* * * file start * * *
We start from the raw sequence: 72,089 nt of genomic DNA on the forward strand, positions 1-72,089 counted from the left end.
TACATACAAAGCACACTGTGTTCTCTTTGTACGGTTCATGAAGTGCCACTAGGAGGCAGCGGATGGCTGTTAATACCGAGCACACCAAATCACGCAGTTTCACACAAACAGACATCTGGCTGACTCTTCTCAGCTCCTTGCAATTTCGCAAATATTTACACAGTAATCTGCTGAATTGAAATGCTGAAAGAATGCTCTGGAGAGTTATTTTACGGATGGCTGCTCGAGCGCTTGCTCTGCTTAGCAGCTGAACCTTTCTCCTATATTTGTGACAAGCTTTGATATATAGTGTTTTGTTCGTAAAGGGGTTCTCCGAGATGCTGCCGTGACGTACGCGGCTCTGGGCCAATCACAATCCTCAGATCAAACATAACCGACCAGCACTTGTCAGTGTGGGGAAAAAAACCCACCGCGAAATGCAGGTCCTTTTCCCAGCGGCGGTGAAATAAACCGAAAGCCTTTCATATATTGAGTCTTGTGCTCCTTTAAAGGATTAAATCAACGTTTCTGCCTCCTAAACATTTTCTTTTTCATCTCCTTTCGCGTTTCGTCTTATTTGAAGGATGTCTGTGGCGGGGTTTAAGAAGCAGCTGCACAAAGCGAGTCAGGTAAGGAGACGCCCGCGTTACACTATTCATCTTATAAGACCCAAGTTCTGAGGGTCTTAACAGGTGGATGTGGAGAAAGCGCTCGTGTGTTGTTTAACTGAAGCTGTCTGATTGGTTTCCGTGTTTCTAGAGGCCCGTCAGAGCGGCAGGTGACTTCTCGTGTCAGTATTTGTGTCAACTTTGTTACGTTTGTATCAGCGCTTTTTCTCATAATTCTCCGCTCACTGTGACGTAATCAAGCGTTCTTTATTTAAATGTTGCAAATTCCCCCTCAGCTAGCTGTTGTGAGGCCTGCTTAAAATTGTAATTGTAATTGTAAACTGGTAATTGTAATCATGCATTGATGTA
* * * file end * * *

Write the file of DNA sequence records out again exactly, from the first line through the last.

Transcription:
We start from the raw sequence: 72,089 nt of genomic DNA on the forward strand, positions 1-72,089 counted from the left end.
TACATACAAAGCACACTGTGTTCTCTTTGTACGGTTCATGAAGTGCCACTAGGAGGCAGCGGATGGCTGTTAATACCGAGCACACCAAATCACGCAGTTTCACACAAACAGACATCTGGCTGACTCTTCTCAGCTCCTTGCAATTTCGCAAATATTTACACAGTAATCTGCTGAATTGAAATGCTGAAAGAATGCTCTGGAGAGTTATTTTACGGATGGCTGCTCGAGCGCTTGCTCTGCTTAGCAGCTGAACCTTTCTCCTATATTTGTGACAAGCTTTGATATATAGTGTTTTGTTCGTAAAGGGGTTCTCCGAGATGCTGCCGTGACGTACGCGGCTCTGGGCCAATCACAATCCTCAGATCAAACATAACCGACCAGCACTTGTCAGTGTGGGGAAAAAAACCCACCGCGAAATGCAGGTCCTTTTCCCAGCGGCGGTGAAATAAACCGAAAGCCTTTCATATATTGAGTCTTGTGCTCCTTTAAAGGATTAAATCAACGTTTCTGCCTCCTAAACATTTTCTTTTTCATCTCCTTTCGCGTTTCGTCTTATTTGAAGGATGTCTGTGGCGGGGTTTAAGAAGCAGCTGCACAAAGCGAGTCAGGTAAGGAGACGCCCGCGTTACACTATTCATCTTATAAGACCCAAGTTCTGAGGGTCTTAACAGGTGGATGTGGAGAAAGCGCTCGTGTGTTGTTTAACTGAAGCTGTCTGATTGGTTTCCGTGTTTCTAGAGGCCCGTCAGAGCGGCAGGTGACTTCTCGTGTCAGTATTTGTGTCAACTTTGTTACGTTTGTATCAGCGCTTTTTCTCATAATTCTCCGCTCACTGTGACGTAATCAAGCGTTCTTTATTTAAATGTTGCAAATTCCCCCTCAGCTAGCTGTTGTGAGGCCTGCTTAAAATTGTAATTGTAATTGTAAACTGGTAATTGTAATCATGCATTGATGTA